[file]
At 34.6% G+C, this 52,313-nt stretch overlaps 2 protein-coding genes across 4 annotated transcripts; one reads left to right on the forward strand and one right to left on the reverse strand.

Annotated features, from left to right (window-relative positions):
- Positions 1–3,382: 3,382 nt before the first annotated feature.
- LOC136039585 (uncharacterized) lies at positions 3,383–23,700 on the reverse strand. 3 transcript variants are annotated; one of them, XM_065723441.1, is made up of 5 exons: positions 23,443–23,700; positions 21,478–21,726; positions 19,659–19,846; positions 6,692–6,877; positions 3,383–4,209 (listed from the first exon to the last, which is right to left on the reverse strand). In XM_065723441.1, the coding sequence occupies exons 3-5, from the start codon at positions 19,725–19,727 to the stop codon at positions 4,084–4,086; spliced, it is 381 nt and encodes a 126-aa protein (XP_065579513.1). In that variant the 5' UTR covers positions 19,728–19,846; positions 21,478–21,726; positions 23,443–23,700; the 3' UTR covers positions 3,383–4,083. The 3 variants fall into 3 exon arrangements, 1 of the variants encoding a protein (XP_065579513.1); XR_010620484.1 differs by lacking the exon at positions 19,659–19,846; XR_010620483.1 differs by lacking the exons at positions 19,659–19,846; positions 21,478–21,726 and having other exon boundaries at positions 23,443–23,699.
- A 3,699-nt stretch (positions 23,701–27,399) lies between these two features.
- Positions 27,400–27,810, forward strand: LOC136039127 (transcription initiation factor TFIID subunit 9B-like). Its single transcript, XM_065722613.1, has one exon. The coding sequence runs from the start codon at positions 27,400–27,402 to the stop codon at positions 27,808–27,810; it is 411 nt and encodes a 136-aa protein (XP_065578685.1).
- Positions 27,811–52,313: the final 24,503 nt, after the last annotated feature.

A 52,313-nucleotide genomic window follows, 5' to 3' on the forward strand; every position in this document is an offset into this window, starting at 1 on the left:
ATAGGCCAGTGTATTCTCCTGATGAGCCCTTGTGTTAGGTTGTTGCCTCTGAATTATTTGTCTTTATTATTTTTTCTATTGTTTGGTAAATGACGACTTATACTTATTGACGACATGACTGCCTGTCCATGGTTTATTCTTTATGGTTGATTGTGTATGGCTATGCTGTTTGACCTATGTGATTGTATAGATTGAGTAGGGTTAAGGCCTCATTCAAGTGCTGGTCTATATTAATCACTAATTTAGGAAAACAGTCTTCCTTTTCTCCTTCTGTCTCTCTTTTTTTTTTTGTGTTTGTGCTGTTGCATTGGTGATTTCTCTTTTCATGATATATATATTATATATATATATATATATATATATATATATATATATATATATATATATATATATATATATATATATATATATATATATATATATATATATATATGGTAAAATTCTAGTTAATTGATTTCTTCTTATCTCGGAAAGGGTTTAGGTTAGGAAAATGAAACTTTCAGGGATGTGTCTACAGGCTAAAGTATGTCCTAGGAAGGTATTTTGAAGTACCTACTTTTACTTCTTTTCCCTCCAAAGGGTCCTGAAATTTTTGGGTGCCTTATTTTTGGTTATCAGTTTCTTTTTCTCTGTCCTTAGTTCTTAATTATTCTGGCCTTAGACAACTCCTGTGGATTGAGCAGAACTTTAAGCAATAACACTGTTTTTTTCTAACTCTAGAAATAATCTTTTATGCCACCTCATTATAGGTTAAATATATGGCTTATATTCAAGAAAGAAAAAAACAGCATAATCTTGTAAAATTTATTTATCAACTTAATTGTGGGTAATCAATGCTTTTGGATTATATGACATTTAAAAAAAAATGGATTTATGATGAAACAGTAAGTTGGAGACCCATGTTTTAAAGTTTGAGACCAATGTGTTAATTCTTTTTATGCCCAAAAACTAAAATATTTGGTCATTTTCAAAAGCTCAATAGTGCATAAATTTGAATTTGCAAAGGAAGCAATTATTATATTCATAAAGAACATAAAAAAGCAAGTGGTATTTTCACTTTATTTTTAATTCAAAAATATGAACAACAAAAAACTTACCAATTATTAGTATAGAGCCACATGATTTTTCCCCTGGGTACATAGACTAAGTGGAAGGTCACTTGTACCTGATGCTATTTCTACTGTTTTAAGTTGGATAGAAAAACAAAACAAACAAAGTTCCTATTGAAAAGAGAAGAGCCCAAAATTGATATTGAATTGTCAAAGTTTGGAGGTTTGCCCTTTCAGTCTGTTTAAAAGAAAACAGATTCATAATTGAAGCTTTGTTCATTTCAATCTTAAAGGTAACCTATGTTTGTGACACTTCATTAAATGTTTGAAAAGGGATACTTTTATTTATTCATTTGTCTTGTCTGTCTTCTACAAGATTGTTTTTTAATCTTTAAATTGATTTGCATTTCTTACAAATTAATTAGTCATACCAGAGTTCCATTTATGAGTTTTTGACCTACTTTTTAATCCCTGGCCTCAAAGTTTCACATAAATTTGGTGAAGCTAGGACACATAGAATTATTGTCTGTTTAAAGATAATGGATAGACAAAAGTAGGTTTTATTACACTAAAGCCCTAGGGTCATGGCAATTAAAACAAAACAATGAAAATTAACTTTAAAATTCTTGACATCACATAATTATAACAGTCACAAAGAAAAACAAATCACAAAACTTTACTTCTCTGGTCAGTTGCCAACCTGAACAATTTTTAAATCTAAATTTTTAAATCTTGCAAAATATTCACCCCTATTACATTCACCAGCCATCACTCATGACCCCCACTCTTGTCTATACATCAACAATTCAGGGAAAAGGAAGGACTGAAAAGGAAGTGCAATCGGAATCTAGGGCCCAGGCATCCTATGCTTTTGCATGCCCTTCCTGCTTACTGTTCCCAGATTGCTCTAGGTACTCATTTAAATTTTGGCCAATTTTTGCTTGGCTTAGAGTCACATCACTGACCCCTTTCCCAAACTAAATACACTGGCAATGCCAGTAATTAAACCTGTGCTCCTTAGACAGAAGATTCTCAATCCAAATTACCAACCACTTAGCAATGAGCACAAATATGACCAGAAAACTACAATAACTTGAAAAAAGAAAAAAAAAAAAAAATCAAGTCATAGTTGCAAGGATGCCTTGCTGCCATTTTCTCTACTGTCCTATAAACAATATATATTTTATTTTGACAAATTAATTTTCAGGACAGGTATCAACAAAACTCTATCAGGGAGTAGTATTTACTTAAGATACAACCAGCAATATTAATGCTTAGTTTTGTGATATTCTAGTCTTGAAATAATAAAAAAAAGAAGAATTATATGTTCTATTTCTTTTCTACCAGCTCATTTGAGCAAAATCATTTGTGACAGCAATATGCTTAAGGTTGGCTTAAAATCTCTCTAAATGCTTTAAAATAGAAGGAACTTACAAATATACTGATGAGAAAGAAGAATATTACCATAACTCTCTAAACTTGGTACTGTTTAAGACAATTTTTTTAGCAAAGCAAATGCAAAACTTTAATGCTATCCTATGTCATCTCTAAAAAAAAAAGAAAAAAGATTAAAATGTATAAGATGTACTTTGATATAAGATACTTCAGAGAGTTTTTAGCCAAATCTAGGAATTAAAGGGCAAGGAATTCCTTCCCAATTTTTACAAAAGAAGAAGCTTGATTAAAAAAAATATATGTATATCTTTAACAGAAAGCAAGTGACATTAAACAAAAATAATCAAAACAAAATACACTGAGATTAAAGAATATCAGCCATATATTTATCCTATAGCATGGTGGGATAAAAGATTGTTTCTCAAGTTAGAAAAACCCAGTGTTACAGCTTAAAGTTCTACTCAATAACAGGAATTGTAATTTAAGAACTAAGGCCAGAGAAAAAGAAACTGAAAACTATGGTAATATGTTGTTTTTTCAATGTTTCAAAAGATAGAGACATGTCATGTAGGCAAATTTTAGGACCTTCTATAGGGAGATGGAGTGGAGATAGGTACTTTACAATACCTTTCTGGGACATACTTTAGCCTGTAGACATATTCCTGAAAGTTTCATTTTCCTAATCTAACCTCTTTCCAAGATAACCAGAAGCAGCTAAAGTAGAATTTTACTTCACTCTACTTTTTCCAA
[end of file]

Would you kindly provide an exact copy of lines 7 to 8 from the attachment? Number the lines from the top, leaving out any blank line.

- Positions 27,811–52,313: the final 24,503 nt, after the last annotated feature.

A 52,313-nucleotide genomic window follows, 5' to 3' on the forward strand; every position in this document is an offset into this window, starting at 1 on the left: